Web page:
Convert to Cartoon - Convert photo to Cartoon - Cartoonize Me - Cartoonize How to Use Commonly Misused Words Steps Method 1 of 17: "Affect" and "Effect" 1Use “effect” as instructed."Effect" is a noun referring to something that happens as a result of something else. 2Use “affect” as instructed.The verb "affect" means to change something in some way. Method 2 of 17: "Anxious" and "Eager" 1Use "anxious” as instructed.When followed by a gerund (the "–ing" verb form), anxiousness refers to anxiety, not pleasant feelings such as enthusiasm or excitement. 2Use “eager” as instructed.Eagerness conveys enthusiasm and is followed with an infinitive.Ex. Method 3 of 17: "Convince" and "Persuade" 1Use “convince” as instructed.Convince a person of the truth or validity of an idea.Follow “convince” with "that" or "of." 2Use “persuade” as instructed.Persuade a person to take action.Follow "persuade" with an infinitive (“to” and the verb).Ex. Method 4 of 17: "Could of" and "Could have" 1Use “could” with “have.” Method 5 of 17: "Decimate" and "Devastate" 2Use "devastate” as instructed.Devastate means "lay waste to."
TRAVEL ENGLISH: English for tourists, English for travel, travel-related phrases Welcome to our Travel English section! If you're planning a trip, and would like to learn/practice common English phrases used by travelers, we offer 60 free exercises that will help you do this. This is much more than a simple English phrase book - It's a collection of interactive exercises designed to assist you in a wide variety of possible travel-related situations. So click on any of the exercises below and start practicing English BEFORE you take your trip! AIRPORTS/AIRPLANES:AT THE AIRPORT 1: Looking for the check-in deskAT THE AIRPORT 2: At the check-in deskAT THE AIRPORT 3: At the check-in deskAT THE AIRPORT: What's wrong?AT THE AIRPORT: Questions and answersON THE PLANE: Speaking with flight attendants/passengers 1ON THE PLANE: Speaking with flight attendants/passengers 2ON THE PLANE: What's wrong? TRANSPORTATION (TRAINS/CARS/ETC.) HEALTH/SAFETY:HEALTH: Seeing a doctorHEALTH: What's wrong?
Emotional Synonyms, Emotional Antonyms Thucydides, of course, had a sensitive and emotional temperament. New Yorkers aren't like our whole-souled, emotional Western folks. Her motherhood might be the mere figment of that kind colored girl's emotional fancy. His emotional nature had never, as yet, been deeply stirred. This uncontrolled, emotional trend of thought comes in cycles and is unerringly followed by bitter disillusionment. We are careless of form and type, yet we crave the emotional stimulus. There was a tenseness about her manner, a restraint in her tone, which seemed to speak of some emotional crisis. "You are neither an inquisitive nor an emotional person," Wrayson said. The emotional dreams of his Lowland Beauty are recorded no more. Lady O'Moy was in an emotional maelstrom that swept her towards a cataract.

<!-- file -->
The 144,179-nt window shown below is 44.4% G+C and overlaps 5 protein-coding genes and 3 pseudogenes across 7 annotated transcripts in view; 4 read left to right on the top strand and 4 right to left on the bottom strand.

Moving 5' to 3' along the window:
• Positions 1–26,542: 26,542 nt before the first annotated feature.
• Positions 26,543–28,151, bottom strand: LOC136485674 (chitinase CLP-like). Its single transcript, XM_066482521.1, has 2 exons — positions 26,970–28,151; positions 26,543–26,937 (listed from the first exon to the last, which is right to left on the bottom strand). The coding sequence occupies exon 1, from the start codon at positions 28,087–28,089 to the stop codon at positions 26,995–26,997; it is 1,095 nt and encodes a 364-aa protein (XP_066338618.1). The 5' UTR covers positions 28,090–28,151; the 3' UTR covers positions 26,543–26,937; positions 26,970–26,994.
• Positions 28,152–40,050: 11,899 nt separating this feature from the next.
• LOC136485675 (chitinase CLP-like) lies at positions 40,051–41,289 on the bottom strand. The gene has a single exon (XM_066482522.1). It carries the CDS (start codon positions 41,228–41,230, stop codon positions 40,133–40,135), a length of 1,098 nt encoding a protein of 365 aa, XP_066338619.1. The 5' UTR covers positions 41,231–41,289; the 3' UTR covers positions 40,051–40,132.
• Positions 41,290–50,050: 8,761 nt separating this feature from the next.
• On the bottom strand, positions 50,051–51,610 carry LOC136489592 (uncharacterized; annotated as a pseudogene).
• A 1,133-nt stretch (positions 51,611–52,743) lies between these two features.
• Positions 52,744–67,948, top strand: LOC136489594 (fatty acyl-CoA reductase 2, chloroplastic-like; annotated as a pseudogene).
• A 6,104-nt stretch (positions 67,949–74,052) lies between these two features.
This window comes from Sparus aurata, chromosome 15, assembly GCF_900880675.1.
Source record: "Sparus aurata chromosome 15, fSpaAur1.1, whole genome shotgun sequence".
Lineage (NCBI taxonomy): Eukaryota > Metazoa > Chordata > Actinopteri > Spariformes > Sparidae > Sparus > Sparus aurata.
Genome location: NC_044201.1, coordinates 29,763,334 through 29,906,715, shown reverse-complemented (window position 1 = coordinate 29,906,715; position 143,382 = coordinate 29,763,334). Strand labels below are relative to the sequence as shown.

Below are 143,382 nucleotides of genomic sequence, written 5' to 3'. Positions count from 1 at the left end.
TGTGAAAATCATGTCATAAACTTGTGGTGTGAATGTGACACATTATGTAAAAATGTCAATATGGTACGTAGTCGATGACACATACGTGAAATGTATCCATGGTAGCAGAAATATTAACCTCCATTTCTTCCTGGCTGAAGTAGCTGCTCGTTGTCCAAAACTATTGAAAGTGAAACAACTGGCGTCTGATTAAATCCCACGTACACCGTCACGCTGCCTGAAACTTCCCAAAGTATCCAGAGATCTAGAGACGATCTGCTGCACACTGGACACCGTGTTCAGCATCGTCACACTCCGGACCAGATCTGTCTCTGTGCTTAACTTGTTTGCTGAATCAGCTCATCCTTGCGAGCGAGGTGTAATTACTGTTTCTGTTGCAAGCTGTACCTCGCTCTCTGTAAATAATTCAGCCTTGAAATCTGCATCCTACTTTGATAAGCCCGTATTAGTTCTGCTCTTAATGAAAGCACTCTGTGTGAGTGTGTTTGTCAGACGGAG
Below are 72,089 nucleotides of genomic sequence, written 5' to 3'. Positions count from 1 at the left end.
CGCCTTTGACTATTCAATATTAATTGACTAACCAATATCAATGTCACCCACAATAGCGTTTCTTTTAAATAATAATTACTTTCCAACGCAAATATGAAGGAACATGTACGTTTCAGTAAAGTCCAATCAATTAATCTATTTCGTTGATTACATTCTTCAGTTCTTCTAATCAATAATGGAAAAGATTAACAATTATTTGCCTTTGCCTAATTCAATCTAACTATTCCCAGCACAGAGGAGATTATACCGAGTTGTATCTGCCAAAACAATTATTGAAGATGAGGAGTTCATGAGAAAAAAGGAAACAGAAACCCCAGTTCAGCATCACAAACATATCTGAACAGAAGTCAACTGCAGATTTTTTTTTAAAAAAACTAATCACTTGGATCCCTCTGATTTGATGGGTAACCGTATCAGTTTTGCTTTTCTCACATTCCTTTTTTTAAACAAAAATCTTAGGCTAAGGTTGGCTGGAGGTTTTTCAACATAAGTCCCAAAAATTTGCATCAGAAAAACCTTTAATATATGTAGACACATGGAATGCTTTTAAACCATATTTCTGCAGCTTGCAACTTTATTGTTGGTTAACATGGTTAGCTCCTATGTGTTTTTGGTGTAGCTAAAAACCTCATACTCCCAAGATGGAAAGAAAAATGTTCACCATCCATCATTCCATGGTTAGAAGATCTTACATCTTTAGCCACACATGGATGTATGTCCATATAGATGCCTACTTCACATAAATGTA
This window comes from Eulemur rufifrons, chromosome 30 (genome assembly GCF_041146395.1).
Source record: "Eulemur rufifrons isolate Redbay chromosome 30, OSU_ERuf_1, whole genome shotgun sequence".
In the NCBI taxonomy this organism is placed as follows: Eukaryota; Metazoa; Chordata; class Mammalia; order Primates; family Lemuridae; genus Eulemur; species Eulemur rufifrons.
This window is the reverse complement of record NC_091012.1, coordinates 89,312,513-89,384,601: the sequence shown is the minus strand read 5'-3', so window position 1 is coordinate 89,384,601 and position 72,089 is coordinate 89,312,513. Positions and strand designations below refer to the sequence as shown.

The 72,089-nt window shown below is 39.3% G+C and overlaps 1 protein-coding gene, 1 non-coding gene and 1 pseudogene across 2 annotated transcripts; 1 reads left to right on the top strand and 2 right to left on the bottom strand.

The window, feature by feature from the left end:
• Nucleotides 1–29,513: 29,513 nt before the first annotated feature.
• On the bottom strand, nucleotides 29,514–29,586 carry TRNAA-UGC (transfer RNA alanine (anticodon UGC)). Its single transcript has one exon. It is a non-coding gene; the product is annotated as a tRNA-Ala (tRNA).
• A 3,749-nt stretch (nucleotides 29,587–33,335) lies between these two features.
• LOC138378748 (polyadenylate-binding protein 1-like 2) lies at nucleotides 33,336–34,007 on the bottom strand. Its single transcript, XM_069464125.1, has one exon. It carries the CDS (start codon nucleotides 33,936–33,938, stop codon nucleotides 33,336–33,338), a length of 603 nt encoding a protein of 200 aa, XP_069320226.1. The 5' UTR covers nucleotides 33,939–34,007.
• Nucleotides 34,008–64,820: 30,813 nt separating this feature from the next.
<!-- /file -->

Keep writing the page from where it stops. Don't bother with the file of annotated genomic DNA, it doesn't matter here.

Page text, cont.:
Games at Miniclip How to Use "Who" and "Whom" Correctly Edit Article Sample UsageUsing Who and Whom Correctly Edited by Rob S, Michael Shores, Flickety, LANP and 46 others The correct use of who and whom in questions may seem like a lost battle, still joined only by punctilious English teachers, but the correct usage remains important in formal writing. Even careful speakers have not yet surrendered the distinction either! After reading this article, you will feel more comfortable using the distinction of "who" and "whom" correctly. Ad Steps Using Who and Whom Correctly 1Understand the difference between who and whom. Tips It is possible to write around problems involving who and whom, but the result is almost always clumsy. Warnings There is much confusion and misuse on this topic.
ESL Pronunciation Exercises Online ESL Pronunciation Exercises Online Practice English pronunciation through IPA phonetics. We offer free ESL Pronunciation Quizzes, Video Lessons. Intonation Exercises.Hit Back to Return Pronunciation TV - IPA Video Lessons Teach Kids to Read with Phonics - Materials for Teaching Phonics Vowel Sounds Self-Grading Pronunciation Exercises Phonetic Sounds Video Lessons - IPA Homonyms Self-Test Exercise Homonyms Interactive Crossword puzzle - Ex. Phonetic Teaching : Printable Worksheets Phonetic Videos , Mp3, Intonation & Ebooks Other Phonetics Materials Kids& Beginner Course Lessons - Lessons by courses Course 1 Lessons Unit intro – Alphabet & Phonics Resources. Aim: Teach letters of the alphabet Unit 1 – Greetings - Hello Aim: Teach basic greetings – Hello, Hi, Goodbye. Unit 2 – What’s your name? Aim: To teach kids how to say their names. Unit 3 – How old are you? Aim: Teach kids how to say their age and learn numbers 1 to 5. Unit 4 – Numbers – How many? Aim: Teach kids how to count from 1 to 10. Exercises Hide
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